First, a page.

What to do with a windfall

12 July, 2017

One day you may have the good fortune to come into an unexpected cash windfall. Perhaps an inheritance, lottery win, redundancy payout or an unfortunate compensation or insurance claim.

Whatever the reason, it makes sense to be careful about how you deal with it in order to make the most of it. The first instinct may be to buy that car, boat or holiday you’ve had your eye on - and for some, that could be a suitable choice. Others may feel the need to invest it for a rainy day, or use it to pay down debt or put into super. There are so many choices, so how do you make the right one?
 

Be objective

Firstly, avoid rushing into a decision. You need clarity and objectivity before taking action.

Things like your age, income, investment situation, family needs, debt status and personal goals are all issues that will influence the best decision for you. Taxation will invariably be a major consideration too, in terms of minimising tax liabilities that may apply to the lump sum, or using the funds to improve your tax position in other areas of your finances.
 

Redundancy payouts

Redundancy payments in particular can be complex in their make-up and taxation treatment. Making poorly informed decisions on a redundancy payout may mean you end up paying more tax than you need to.

For example, there may be opportunities to delay some of your payout to the next financial year. This may allow you to take advantage of any increases in tax free thresholds that apply to your payout or help reduce your taxable income for the current year and thereby reduce the amount of tax payable. There may also be opportunities to minimise tax by placing some of your payout into super.

All of these issues mean that it may be wise to get some professional financial and taxation advice as early as possible to make the most of opportunities and to alleviate worry at what can be a stressful time.
 

Spend, invest or pay off debt?

In general terms, the choices available for a windfall can be divided into spend, invest or pay off debt. It will likely be a combination of two or three of them, but will vary from person to person.

From a strictly financial point of view, there can be a good argument for paying off debt as a priority, especially if you have a sizable proportion of debt at high interest. Having said that, there may be opportunities investment-wise that you are foregoing if you apply all the funds toward debt. It is dangerous to generalise, so it may be prudent to seek advice on your personal situation and have a proper analysis and projections done by a qualified financial planner.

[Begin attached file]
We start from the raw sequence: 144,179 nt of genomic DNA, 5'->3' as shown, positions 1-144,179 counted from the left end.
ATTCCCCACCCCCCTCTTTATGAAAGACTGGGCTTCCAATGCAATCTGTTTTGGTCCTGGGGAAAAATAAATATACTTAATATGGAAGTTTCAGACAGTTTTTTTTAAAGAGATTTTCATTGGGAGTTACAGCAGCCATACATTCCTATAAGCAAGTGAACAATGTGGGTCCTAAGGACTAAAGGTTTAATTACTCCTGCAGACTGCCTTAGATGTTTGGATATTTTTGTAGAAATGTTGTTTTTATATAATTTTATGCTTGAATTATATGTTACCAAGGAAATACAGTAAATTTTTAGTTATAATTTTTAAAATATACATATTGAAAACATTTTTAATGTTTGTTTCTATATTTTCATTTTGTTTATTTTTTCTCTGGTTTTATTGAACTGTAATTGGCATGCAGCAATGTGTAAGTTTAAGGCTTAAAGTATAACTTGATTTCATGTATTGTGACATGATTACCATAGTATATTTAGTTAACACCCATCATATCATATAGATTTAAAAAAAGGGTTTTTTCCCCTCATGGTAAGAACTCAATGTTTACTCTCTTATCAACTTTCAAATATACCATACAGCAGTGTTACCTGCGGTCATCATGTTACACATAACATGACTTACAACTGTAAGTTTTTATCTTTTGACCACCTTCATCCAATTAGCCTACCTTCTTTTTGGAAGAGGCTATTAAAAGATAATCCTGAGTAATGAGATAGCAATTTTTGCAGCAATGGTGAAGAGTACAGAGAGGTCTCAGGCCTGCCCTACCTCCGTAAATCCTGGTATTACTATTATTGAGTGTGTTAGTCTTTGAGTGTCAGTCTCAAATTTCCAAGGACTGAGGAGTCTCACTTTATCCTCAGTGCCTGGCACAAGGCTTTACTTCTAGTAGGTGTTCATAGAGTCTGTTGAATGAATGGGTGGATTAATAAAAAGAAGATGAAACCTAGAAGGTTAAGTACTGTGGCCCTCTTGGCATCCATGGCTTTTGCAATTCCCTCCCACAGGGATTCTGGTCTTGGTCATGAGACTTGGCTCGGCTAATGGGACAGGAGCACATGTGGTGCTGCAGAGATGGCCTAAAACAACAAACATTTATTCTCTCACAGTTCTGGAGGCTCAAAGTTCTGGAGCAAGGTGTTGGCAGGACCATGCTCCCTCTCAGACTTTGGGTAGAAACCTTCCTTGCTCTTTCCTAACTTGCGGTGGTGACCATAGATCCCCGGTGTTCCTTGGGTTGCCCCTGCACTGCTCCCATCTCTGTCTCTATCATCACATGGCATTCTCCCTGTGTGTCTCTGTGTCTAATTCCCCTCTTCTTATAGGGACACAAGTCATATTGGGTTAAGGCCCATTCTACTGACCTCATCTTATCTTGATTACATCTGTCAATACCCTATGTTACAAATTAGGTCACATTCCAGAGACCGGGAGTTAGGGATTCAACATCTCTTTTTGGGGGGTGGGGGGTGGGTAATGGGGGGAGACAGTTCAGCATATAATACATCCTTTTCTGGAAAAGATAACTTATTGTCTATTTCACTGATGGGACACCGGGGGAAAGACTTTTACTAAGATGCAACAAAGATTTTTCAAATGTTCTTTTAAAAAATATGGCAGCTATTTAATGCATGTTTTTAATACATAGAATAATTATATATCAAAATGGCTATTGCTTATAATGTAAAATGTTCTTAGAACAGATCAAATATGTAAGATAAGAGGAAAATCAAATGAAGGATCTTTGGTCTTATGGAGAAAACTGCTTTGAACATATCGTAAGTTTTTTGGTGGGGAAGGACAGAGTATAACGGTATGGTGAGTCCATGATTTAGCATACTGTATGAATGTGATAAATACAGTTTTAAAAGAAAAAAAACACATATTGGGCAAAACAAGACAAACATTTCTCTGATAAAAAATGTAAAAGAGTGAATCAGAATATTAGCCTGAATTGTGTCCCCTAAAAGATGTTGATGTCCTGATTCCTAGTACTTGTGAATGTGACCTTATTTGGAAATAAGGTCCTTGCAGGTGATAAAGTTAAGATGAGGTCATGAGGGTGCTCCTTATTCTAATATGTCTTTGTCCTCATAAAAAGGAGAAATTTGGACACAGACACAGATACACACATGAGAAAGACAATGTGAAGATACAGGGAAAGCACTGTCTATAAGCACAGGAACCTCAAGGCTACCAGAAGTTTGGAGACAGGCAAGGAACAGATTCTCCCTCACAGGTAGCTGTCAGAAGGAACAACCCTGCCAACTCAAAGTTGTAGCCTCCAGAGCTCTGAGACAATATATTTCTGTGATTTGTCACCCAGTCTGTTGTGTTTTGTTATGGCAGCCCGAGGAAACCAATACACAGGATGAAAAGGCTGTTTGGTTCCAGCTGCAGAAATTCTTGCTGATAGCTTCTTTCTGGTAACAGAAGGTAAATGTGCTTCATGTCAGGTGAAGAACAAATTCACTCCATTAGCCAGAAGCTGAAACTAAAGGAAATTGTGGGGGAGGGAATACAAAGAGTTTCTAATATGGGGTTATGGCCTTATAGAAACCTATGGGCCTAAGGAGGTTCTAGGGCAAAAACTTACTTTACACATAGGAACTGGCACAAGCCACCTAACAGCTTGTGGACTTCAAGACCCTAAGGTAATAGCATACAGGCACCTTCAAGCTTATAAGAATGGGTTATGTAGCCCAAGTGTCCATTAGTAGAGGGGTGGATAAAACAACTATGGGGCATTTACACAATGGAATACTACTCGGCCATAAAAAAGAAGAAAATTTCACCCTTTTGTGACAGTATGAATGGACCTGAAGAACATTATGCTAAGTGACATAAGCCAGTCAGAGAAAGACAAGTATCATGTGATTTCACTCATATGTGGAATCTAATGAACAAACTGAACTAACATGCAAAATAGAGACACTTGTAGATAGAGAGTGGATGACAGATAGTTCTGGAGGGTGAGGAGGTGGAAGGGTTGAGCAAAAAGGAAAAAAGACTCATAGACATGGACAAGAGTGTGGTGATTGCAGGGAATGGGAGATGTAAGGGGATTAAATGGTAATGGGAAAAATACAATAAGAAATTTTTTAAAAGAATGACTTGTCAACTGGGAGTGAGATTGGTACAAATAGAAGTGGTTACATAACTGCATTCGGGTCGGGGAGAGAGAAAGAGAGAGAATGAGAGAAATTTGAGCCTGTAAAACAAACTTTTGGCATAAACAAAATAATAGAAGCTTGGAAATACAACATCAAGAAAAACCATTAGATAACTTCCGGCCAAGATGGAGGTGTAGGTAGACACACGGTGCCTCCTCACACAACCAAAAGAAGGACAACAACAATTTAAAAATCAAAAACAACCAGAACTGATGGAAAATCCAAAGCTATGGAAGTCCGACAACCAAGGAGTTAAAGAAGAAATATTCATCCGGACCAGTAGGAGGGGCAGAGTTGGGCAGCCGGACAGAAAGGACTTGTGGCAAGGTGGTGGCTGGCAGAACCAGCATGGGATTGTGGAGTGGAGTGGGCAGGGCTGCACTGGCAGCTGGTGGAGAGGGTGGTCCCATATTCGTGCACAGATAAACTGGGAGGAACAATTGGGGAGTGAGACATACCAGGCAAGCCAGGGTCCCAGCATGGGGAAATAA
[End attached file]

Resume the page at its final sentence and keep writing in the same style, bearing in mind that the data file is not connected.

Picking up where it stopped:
Overlaid onto any decision about “spend, invest, or pay off debt” is the fact that every person has different lifestyle priorities. For example, you may have health concerns that skew you toward using some of the funds for lifestyle improvement in the short term rather than putting it all away for a rainy day. Such priority decisions are perfectly valid and a financial planner can help you weigh up the pros and cons.
 

How will it affect your legacy?

Another consideration for those of us getting on in years is how a sudden surge of funds from a windfall may affect our estate planning and the passing on of inheritance to family. You may want to give direct cash assistance to family members straight away, or perhaps may need to adjust your Will and estate plan to reflect the increased assets.

Such decisions need to be considered in the context of your own income, tax and lifestyle situation. There may be options for the management and allocation of your windfall that you need advice on. You may also need to consider any impacts on your social security status so that entitlements are not lost.

All these factors highlight the need for financial advice that takes all aspects of your situation into consideration and lays out options in a simple way, so that you can make a decision best for you.

 

Take the next step

To discuss your financial situation, make an appointment with a Bridges financial planner.

We have an established alliance with Bridges, to provide our customers with financial advice. Bridges has been helping Australians with financial advice for 30 years.

A Bridges financial planner will develop a plan specifically for you; one that’s tailored to your needs and circumstances to help you achieve your goals.

To make an appointment with a Bridges financial planner, call 1800 645 303. The initial consultation is complimentary and obligation free. 

 

Bridges Financial Services Pty Ltd (Bridges). ABN 60 003 474 977. ASX Participant. AFSL 240837.

This is general advice only and has been prepared without taking into account your particular objectives, financial situation and needs. Before making an investment decision based on this information, you should assess your own circumstances or consult a financial planner or a registered tax agent.

Examples are illustrative only and are subject to the assumptions and qualifications disclosed.

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In referring customers to Bridges, CWCU does not accept responsibility for any acts, omissions or advice of Bridges and its authorised representatives.